One of the other guys in our club had a problem similar to yours. We went in to look at the oil pump, but what we found was the oil seal on the end of the crankshaft had failed. It was still retained in the cover, but the lip had blown inside out. There must have been adequate oil getting to the relevant moving bits as the motor did not seize or blow up.
What was happening was that some of the oil was leaking past the seal and going straight into the sump at a greater rate than it normally would. We replaced both the crankshaft end seal and the 'O' ring between pump and cover, and there was no more problem. When we had a closer look at the seal, it was a plain type that had no spring behind the lip. It was a puzzle at first because we were a long way from home and the bike was running alright. However it would blow smoke and one moment the oil tank was full, then it was low. We thought it was using oil, so naturally we refilled the tank. It was really hiding oil in the sump. Next time we looked the tank was overfull and oil was coming out everywhere.
Bob Davis (firstname.lastname@example.org) on NOC-L 24th. Jun 1999
The workings of the oil pump
Look at the little gears in the pump and liken them to the paddles on a paddle wheel steamer; the gear teeth work the same as the paddles on those big wheels by pushing oil around, they can't do this successfully if the clearances on both sides of those lttle gears are excessive: meaning, the internal body side and the external end plate side.
Run a straight edge over the pump body and eyeball how much clearance there is between the body face and gear face; they should be almost flush with each other. Flatting down one face of the pump body is only solving half the problem, you've got to check the end float on the pinion shaft as excessive free play causes the gouging of the end plate in the first place.
To do the job properly you have got to completely dismantle the whole pump, separating gears from shafts. Square up the pinion side end plate first, reassemble the shafts and gears to this plate (the scavenge gears I think), put the body back in place, leave out the second set of gears, replace the end plate, tighten up and check to see if there is any binding. There should be slight resistance to turning the pinion with thumb and finger and no discernable end play.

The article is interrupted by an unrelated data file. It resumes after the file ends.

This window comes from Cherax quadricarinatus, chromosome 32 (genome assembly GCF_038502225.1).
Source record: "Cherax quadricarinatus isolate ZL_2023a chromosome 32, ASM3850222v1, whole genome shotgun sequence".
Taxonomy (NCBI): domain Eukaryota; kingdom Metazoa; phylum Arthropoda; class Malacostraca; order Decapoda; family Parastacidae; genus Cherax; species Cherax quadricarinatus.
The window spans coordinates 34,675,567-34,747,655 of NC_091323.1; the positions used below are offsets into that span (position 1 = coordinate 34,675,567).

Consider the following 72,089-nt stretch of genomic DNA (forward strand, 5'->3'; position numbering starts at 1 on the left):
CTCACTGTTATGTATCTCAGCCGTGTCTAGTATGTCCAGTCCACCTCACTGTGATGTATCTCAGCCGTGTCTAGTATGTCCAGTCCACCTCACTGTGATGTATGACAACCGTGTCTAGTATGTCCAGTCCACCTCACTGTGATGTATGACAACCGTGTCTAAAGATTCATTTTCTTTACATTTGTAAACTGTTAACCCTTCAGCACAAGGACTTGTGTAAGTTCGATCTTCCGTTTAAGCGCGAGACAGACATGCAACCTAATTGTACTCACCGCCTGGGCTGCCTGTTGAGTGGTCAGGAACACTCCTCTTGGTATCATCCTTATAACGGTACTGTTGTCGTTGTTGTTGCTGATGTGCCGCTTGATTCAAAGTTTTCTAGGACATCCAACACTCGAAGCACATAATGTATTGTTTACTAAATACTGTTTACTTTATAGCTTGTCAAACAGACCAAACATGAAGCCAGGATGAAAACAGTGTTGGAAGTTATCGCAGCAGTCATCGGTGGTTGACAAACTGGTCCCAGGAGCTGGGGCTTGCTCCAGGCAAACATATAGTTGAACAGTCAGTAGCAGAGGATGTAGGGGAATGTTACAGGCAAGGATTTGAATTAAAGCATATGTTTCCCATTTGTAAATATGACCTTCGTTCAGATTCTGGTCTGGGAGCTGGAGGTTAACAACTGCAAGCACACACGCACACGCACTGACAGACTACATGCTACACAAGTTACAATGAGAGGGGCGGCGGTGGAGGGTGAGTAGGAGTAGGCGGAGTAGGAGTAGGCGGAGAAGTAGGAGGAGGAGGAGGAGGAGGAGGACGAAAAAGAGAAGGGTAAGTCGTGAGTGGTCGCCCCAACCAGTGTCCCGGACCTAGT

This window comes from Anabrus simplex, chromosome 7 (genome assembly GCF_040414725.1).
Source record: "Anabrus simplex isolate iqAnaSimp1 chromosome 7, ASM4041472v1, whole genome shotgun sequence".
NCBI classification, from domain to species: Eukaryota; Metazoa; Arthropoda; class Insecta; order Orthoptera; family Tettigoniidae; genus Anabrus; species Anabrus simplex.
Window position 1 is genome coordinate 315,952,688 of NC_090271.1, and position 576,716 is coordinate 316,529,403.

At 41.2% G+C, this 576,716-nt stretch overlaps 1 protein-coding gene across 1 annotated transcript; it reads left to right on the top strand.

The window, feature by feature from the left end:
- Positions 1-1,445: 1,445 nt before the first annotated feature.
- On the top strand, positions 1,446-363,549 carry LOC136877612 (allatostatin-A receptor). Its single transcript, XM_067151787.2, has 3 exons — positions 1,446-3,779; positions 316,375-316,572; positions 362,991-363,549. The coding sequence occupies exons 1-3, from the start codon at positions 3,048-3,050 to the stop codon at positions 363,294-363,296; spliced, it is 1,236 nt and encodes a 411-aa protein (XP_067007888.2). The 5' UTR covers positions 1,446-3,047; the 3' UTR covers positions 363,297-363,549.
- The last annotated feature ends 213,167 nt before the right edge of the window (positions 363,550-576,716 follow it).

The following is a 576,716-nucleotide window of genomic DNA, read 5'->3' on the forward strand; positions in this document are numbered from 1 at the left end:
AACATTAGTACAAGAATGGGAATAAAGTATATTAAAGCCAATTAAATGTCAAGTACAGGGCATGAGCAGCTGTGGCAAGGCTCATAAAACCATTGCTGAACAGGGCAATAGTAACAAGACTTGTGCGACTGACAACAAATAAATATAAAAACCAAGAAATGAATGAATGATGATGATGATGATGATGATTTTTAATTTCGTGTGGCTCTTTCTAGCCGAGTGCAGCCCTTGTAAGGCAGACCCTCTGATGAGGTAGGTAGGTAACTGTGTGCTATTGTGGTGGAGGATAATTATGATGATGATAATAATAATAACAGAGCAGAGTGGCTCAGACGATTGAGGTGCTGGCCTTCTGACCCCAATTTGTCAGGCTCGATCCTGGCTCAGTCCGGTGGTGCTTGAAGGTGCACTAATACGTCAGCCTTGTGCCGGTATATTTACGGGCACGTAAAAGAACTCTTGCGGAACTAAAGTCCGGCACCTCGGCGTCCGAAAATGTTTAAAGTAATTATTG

The next step is to disassemble, leave out the first set of gears, pop the body on the pinion end plate and put the second set of gears in place. Replace the end plate, tighten up and check for perceptible end play and a slight resistance to turning. The body can be flatted down to correct any excess clearance between gear face and body face; you can fart about with feeler gauges if you must but it's just as easy to hold it up to the light and check for a tiny amount of light between the straight edge and the gear face. A bees dick or a poofteenth is plenty. Be very careful about how much you flatten the end plate as the holes are threaded (BA if memory serves) and are very fine.
If the threads are buggered, you can buy longer bolts and nuts from model engineering suppliers or do as I did, go down to your hardware suppliers buy suitable metric stainless bolts and enough nuts to be able to 'double-nut' with Loctite fluid. Four years and 18,000 km down the track I have had no problems (touch wood) and still have 40 p.s.i. hot oil pressure at 3000 r.p.m. (my oil gauge is teed off the rocker supply so must truly read a lot higher).
Be aware also that the oil pump to crankcase seals are different for the Mk.lll and earlier machines. The Mk.lll is a conical shape whereas the earlier ones are flat. The same could possibly apply to the crank oil seal as well; the Mk.lll one has the wire coil assister fitted and the lip face looks different as well.
Max Heazelwood (email@example.com) on NOC-L 24th. Jun 1999